This reading from Isaiah references an unidentified servant who continues to do God’s will despite being persecuted and tortured. No one knows whom Isaiah is referring to in this passage and three others like it. Some people have suggested it might be Isaiah himself, or Moses, or another historical figure of Isaiah’s time. Christians see Jesus in this description. He was a teacher who gave hope and encouragement to people who were burdened and exhausted by their lots in life. He regularly took time to listen to his Father in prayer.
Even though he begged to be rescued from death, he did not run away from it when the time came for his arrest. He refused to lash out against his torturers who insulted him, spit on him, and struck him before his crucifixion. Clearly, Jesus suffered great anguish physically and mentally-as any human who had to undergo what he experienced would suffer. Yet even in his suffering he was able to show us how to remain faithful and how we can still call on God’s help.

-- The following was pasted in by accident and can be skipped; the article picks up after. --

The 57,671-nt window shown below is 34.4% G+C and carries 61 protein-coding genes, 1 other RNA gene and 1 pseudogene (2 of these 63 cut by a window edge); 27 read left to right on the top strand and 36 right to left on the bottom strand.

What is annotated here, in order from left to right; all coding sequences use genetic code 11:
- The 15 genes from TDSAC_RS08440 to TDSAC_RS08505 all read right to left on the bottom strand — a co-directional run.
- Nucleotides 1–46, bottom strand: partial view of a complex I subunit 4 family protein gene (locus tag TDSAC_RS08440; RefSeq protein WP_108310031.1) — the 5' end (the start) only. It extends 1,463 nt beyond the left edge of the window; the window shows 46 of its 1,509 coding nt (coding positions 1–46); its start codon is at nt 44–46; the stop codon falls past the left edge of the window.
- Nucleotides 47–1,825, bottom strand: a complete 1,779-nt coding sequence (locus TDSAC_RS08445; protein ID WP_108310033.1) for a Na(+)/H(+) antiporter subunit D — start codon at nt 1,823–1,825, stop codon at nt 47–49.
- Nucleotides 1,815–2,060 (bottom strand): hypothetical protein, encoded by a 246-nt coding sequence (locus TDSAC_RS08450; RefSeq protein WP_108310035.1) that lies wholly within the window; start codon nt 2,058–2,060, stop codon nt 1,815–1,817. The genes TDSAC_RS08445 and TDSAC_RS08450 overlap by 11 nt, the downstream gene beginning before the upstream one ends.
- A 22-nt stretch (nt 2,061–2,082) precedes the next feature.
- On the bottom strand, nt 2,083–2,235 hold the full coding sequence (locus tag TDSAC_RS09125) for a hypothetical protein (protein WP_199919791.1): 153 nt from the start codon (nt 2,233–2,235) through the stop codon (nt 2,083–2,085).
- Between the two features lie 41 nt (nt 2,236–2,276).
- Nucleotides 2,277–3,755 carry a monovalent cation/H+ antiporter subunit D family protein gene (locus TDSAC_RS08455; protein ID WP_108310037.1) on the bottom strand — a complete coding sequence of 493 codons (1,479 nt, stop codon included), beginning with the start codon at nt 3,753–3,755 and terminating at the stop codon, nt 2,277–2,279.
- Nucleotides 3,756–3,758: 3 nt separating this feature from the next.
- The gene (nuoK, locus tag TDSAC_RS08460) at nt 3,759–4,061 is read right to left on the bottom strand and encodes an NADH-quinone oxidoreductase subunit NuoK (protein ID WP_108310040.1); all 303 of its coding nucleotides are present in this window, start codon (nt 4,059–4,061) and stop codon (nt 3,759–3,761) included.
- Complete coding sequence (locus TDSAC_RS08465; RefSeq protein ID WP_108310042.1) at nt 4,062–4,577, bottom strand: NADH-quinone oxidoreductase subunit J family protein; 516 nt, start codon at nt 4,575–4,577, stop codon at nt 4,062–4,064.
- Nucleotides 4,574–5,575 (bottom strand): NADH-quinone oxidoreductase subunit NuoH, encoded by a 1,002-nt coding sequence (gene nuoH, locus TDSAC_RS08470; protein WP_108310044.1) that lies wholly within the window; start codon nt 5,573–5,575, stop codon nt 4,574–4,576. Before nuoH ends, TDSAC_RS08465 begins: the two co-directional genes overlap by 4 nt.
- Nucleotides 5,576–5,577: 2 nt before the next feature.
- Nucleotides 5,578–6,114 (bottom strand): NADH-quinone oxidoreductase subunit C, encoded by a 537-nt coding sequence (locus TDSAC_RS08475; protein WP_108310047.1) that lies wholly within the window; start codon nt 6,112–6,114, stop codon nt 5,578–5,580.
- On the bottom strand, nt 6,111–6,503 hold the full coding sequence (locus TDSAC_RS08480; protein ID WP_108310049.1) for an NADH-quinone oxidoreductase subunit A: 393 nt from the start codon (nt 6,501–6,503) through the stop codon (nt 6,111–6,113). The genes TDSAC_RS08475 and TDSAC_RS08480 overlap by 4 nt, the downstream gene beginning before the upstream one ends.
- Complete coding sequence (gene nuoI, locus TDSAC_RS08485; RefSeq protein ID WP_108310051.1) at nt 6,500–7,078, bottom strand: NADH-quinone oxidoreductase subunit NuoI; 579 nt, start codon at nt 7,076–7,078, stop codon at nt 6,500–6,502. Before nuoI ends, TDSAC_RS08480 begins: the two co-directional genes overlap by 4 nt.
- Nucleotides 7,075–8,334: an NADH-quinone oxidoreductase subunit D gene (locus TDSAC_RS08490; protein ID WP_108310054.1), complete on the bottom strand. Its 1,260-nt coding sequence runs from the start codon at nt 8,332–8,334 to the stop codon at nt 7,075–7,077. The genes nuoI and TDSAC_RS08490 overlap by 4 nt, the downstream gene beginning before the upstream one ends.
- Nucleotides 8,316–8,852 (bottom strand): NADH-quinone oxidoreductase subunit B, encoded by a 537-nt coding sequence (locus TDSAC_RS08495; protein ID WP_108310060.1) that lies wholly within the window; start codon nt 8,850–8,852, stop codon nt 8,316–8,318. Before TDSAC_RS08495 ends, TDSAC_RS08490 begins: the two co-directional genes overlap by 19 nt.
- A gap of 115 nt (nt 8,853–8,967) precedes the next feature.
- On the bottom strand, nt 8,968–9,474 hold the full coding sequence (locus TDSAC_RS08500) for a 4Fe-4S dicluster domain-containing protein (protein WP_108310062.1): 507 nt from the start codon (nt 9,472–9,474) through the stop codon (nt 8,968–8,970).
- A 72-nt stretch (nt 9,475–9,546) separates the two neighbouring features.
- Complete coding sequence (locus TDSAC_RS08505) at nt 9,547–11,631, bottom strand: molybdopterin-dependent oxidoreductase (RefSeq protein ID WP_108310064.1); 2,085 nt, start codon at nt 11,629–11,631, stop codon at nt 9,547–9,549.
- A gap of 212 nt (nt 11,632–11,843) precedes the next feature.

1. Who in your life has been a servant “with the tongue of a teacher”? Perhaps it was a teacher you had in school, or a mentor, a colleague, or a family member, someone who has the ability to say the right thing at the right time to you.

2. Share about what you do to open your ears to hear whatever it is God wants to say to you.

3. Think about someone you know or have heard or read about who suffered with dignity as he or she stood up to injustice and persecution. Please share your response to their actions.


Each Gospel writer tells the story of Jesus’ passion and death slightly differently, emphasizing particular aspects of Jesus that they especially want to be remembered. Mark’s account makes it very clear that Jesus suffered intensely and that he experienced deep human emotions. Mark does not want us to think that Jesus was God just dressed up in a human costume who didn’t really suffer when the nails were hammered into his hands and feet. No, Jesus was just like one of us in his experience of pain and despair, even to the point of wondering why God had abandoned him.